WIPO Arbitration and Mediation Center
ADMINISTRATIVE PANEL DECISION
Paris Saint-Germain Football v. Contact Privacy Inc. Customer 1248956775, Contact Privacy Inc. Customer 1248956775 / Ismail Bulut Gonulalan
Case No. D2021-1321
1. The Parties
The Complainant is Paris Saint-Germain Football, France, represented by Plasseraud IP, France.
The Respondent is Contact Privacy Inc. Customer 1248956775, Contact Privacy Inc. Customer 1248956775, Canada / Ismail Bulut Gonulalan, Turkey.
2. The Domain Names and Registrars
The disputed domain names <parissaintgermain.co> and <parissaintgermain.net> are registered with Key-Systems GmbH and Google LLC, respectively (the “Registrars”).
3. Procedural History
The Complaint was filed with the WIPO Arbitration and Mediation Center (the “Center”) on April 29, 2021. On April 29, 2021, the Center transmitted by email to the Registrars a request for registrar verification in connection with the disputed domain names. On April 29, 2021 and April 30, 2021, the Registrars transmitted by email to the Center their verification responses disclosing registrant and contact information for the disputed domain names, which differed from the named Respondent and contact information in the Complaint. The Center sent an email communication to the Complainant on April 30, 2021, providing the registrant and contact information disclosed by the Registrars, and inviting the Complainant to submit an Amended Complaint. The Complainant filed an Amended Complaint on April 30, 2021.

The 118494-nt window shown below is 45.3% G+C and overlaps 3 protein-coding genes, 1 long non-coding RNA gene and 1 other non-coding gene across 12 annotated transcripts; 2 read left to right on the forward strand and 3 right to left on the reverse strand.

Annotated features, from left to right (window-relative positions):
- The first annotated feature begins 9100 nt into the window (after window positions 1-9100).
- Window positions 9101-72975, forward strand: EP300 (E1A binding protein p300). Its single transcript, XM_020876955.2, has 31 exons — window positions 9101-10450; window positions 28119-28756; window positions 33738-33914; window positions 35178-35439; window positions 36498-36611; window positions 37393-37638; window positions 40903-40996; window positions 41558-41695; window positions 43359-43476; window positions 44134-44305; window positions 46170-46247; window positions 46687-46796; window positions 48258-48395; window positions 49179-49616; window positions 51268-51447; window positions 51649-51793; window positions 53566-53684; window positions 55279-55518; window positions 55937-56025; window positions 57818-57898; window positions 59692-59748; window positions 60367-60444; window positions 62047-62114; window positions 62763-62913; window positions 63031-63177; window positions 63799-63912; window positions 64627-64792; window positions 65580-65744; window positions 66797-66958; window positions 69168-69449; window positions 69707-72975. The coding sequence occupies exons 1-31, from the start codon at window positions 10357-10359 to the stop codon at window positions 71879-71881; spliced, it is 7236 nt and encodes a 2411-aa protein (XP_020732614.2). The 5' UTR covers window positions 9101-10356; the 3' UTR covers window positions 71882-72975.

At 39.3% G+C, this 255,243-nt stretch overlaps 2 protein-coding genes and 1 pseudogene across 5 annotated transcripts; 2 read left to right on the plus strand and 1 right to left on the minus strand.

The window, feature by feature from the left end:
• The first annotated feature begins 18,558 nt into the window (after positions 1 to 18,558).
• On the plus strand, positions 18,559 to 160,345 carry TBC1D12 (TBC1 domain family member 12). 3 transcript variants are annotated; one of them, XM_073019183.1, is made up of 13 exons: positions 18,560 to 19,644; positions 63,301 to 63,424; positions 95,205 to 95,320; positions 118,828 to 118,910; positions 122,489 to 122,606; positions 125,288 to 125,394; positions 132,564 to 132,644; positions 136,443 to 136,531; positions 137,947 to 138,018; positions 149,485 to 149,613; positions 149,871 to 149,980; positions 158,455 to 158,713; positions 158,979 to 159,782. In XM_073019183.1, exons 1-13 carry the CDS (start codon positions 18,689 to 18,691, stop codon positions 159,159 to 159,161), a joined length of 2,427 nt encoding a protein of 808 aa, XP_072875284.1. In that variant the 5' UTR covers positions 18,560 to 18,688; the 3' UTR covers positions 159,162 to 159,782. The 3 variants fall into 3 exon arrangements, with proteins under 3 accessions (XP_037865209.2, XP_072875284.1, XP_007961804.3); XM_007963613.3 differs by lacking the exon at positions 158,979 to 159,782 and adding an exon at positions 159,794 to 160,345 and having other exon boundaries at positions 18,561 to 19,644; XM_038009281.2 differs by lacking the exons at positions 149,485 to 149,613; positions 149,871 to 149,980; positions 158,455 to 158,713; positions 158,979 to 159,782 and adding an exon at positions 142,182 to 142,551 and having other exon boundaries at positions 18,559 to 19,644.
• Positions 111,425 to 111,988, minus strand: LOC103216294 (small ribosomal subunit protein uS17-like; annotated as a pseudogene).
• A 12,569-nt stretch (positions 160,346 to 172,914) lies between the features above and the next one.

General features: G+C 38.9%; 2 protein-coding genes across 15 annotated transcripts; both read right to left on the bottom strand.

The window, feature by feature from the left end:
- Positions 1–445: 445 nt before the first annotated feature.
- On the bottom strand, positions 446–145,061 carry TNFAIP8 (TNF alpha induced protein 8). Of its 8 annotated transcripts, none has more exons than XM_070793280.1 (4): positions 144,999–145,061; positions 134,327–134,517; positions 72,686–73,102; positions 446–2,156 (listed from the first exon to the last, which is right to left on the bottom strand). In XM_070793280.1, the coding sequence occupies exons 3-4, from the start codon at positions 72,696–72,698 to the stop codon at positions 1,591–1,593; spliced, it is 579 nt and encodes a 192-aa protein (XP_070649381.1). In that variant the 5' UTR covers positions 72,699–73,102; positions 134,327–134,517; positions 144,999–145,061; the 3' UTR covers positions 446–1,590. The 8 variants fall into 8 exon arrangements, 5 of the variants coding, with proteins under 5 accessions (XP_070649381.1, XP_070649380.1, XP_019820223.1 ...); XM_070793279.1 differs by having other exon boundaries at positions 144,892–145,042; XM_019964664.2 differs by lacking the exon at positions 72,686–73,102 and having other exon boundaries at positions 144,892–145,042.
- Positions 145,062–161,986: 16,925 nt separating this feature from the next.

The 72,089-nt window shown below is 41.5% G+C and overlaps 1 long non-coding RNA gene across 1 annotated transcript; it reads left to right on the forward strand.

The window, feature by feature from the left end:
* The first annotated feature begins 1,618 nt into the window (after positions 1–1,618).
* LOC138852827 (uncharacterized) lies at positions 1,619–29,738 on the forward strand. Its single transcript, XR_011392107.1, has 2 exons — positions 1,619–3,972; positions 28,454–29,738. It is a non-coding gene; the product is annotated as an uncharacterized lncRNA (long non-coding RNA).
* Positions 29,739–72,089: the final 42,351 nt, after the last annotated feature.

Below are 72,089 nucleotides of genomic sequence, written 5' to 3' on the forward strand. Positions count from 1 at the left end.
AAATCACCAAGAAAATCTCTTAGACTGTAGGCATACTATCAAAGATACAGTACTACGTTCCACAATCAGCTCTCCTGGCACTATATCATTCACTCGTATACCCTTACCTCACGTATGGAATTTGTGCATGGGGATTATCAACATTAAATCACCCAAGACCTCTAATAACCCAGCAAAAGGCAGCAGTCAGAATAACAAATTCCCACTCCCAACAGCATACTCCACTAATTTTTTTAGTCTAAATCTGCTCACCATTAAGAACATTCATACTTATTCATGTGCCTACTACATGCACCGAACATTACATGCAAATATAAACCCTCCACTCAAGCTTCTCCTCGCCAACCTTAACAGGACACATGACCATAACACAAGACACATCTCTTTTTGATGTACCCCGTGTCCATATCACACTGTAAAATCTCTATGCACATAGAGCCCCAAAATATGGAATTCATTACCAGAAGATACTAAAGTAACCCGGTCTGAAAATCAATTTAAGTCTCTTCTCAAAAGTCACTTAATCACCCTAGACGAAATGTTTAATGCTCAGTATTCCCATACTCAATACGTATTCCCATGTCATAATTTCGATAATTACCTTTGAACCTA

The Center verified that the Complaint together with the amended Complaint satisfied the formal requirements of the Uniform Domain Name Dispute Resolution Policy (the “Policy” or “UDRP”), the Rules for Uniform Domain Name Dispute Resolution Policy (the “Rules”), and the WIPO Supplemental Rules for Uniform Domain Name Dispute Resolution Policy (the “Supplemental Rules”).
In accordance with the Rules, paragraphs 2 and 4, the Center formally notified the Respondent of the Complaint, and the proceedings commenced on May 3, 2021. In accordance with the Rules, paragraph 5, the due date for Response was May 23, 2021. The Respondent did not submit any response. Accordingly, the Center notified the Respondent’s default on May 25, 2021.
The Center appointed Wilson Pinheiro Jabur as the sole panelist in this matter on May 31, 2021. The Panel finds that it was properly constituted. The Panel has submitted the Statement of Acceptance and Declaration of Impartiality and Independence, as required by the Center to ensure compliance with the Rules, paragraph 7.
4. Factual Background
The Complainant, registered on July 5, 1991, is the French company that operates the management of the sports activities of the Paris Saint Germain Football Club association. It is the owner of the following, amongst others, trademark registrations (Annex 6 to the Amended Complaint):
- European Union trade mark registration No. 000314336 for the word mark P.S.G. PARIS-SAINT-GERMAIN, registered on November 9, 1998, and successively renewed, in International classes 25, 28 and 41; and
- European Union trade mark registration No. 016666836 for the word mark PARIS-SAINT-GERMAIN, registered on January 18, 2018, in International classes 3, 9, 12, 14, 16, 18, 24, 25, 28, 28, 30, 32, 34, 35, 36, 38, 39, 41; and